Peritoneal Mesothelioma Survivor: Cancer Is ‘Mind over Matter’Stories from Survivors
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How to Cite Asbestos.com’s Article
Povtak, T. (2023, October 2). Peritoneal Mesothelioma Survivor: Cancer Is ‘Mind over Matter’. Asbestos.com. Retrieved February 27, 2024, from https://www.asbestos.com/blog/2016/12/16/peritoneal-mesothelioma-survivor-cancer-mind-over-matter/
Povtak, Tim. "Peritoneal Mesothelioma Survivor: Cancer Is ‘Mind over Matter’." Asbestos.com, 2 Oct 2023, https://www.asbestos.com/blog/2016/12/16/peritoneal-mesothelioma-survivor-cancer-mind-over-matter/.
Povtak, Tim. "Peritoneal Mesothelioma Survivor: Cancer Is ‘Mind over Matter’." Asbestos.com. Last modified October 2, 2023. https://www.asbestos.com/blog/2016/12/16/peritoneal-mesothelioma-survivor-cancer-mind-over-matter/.
Peritoneal mesothelioma taught Isabel De La Camara how to live a fuller and happier life — a lesson she has joyfully passed to her three children.
Be bold. Be grateful. Be you.
And have no regrets.
Eight years and five surgeries after her original peritoneal mesothelioma diagnosis, De La Camara continues churning through life today as a mesothelioma survivor, a little weaker and more fragile but defiant and more determined than ever.
“It’s kind of crazy, but this cancer made me live my life better. It pushed me to enjoy my life more, to live every moment like it’s your last,” she said. “I’ve done that. I tell people enjoy today because tomorrow is not guaranteed for anyone.”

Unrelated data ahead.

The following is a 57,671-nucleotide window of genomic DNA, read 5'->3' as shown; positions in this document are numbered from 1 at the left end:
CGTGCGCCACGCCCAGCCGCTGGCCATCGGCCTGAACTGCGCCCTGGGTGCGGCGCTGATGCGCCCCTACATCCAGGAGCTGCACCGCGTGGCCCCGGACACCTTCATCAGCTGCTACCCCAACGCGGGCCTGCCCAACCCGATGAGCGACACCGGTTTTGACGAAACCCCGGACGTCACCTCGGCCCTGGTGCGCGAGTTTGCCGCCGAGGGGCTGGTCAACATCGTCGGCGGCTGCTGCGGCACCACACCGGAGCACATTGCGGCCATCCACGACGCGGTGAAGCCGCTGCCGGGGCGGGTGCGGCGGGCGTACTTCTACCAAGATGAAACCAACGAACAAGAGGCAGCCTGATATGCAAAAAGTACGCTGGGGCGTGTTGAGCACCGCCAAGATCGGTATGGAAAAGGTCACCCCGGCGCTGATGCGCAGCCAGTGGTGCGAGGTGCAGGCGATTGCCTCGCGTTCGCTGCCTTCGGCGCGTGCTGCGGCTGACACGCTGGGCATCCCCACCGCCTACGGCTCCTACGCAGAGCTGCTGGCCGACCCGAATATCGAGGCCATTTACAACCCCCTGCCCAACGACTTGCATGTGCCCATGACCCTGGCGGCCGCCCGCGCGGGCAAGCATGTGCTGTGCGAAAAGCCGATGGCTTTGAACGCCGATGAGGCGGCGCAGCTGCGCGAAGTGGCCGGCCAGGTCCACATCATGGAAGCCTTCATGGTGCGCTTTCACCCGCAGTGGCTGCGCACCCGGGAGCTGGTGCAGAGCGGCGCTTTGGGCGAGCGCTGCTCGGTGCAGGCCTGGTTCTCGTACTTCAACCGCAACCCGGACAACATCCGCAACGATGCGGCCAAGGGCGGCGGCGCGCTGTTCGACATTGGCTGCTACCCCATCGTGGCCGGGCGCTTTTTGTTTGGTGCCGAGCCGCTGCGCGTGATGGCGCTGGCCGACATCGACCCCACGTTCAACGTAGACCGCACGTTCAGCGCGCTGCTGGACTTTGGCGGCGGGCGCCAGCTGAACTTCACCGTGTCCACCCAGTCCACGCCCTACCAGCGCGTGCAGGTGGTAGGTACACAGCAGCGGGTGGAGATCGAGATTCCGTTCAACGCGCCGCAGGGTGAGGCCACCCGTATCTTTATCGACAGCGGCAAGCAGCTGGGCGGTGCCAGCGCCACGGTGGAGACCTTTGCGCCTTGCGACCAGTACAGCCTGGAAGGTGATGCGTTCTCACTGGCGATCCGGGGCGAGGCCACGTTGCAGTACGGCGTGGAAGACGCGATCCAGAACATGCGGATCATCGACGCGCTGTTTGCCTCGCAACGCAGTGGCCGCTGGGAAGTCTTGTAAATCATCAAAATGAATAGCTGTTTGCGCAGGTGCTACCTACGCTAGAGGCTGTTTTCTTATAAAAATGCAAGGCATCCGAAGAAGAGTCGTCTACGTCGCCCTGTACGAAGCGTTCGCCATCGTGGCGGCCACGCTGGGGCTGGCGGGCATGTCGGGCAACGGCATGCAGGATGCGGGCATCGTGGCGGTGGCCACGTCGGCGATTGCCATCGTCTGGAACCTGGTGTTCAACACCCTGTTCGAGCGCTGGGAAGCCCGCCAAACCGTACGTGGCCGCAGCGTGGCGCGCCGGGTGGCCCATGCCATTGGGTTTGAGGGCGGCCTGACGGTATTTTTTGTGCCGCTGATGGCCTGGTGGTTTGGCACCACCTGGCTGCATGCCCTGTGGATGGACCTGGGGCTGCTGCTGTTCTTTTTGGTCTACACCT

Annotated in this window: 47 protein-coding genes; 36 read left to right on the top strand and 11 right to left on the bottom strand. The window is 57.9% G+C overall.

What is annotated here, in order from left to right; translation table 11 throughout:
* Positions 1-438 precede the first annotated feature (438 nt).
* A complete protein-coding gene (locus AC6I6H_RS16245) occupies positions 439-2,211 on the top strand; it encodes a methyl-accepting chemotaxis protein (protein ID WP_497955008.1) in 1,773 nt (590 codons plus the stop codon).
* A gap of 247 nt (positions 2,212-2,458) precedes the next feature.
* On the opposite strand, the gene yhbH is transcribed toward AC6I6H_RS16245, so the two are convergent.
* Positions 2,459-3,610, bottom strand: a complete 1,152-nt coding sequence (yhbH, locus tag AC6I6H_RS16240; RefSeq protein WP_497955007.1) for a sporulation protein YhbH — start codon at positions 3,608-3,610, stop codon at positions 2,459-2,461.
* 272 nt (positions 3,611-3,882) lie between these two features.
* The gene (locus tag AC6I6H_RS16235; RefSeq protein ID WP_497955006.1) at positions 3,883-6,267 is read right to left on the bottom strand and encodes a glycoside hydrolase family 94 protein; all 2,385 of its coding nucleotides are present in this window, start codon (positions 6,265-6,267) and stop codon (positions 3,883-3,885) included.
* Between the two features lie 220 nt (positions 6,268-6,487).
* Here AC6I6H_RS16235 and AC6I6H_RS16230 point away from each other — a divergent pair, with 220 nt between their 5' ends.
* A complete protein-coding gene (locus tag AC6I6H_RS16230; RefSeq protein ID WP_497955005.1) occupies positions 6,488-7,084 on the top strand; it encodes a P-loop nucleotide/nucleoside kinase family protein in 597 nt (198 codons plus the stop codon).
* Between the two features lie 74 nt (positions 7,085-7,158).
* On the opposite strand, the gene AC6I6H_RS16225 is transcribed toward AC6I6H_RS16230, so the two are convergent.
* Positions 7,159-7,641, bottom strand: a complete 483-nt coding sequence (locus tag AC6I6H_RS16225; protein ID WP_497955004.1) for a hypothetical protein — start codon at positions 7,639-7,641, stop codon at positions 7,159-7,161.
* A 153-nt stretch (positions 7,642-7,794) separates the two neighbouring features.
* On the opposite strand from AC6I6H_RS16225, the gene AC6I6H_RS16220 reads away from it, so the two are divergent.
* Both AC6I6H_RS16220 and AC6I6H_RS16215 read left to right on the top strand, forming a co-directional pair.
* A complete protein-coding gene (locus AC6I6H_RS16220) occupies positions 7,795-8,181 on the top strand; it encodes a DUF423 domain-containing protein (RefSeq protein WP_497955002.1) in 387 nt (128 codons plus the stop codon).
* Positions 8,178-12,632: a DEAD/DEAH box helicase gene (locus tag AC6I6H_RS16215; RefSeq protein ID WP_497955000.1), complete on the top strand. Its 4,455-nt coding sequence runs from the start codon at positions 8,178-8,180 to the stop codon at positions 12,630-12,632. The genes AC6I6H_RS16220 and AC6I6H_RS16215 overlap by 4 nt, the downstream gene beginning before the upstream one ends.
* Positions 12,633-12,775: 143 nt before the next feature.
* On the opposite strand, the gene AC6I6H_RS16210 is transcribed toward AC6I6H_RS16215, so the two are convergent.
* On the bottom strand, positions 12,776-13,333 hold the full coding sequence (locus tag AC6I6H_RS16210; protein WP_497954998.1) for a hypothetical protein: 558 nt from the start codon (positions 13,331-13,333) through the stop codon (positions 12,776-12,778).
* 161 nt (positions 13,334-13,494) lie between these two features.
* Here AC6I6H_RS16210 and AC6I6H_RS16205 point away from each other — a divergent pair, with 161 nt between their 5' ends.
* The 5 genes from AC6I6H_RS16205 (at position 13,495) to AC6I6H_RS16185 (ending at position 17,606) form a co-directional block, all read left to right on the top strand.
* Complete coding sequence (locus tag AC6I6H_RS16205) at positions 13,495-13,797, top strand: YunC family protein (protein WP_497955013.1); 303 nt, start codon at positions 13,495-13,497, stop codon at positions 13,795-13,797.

De La Camara, 48, lives now in Central Florida. She believes the mesothelioma stems from 30 years ago when she worked at a factory in Puerto Rico that repaired old boat propellers and engine parts.
Exposure to asbestos particles was common there, yet no one seemed concerned, and no one understood the consequences that asbestos causes cancer.
Her father, who had worked there years before, died of lung cancer at age 45. He left behind a daughter who never backed down from a fight.
“He is alive in everything he taught me,” she said. “He was my mentor, my inspiration. He fought until the end.”
‘There Are No Tears Here’
She was told originally told it was ovarian cancer. But after the operation, the surgeon said he had never seen anything like what he found inside her. A pathology report confirmed his worst fears. It was peritoneal mesothelioma, and the tumors had metastasized.
“I’m on borrowed time. I know that. For eight years, people have been waiting for me to die, but there are no tears here. I don’t allow it. If you cry around me, I’m going to want to smack you,” she said. “I’m very Catholic, and I think a lot of this is mind over matter.”
She knew the prognosis was two years at best, and she also knew that at age 40 it was too soon to quit. She made a bucket list of things before it was over.
At the top of the list: Ending a bad marriage. She took the kids in the middle of the night, walked away from an otherwise comfortable life and ventured into the unknown. They left for Europe. It was something she always wanted to do.
“People thought I was crazy, but life is too short to wait around for something to happen. It was about cutting out the stress,” she said. “I wanted to be the CEO of my own life, and make my own decisions.”
Cherishing Moments with Family & Giving Back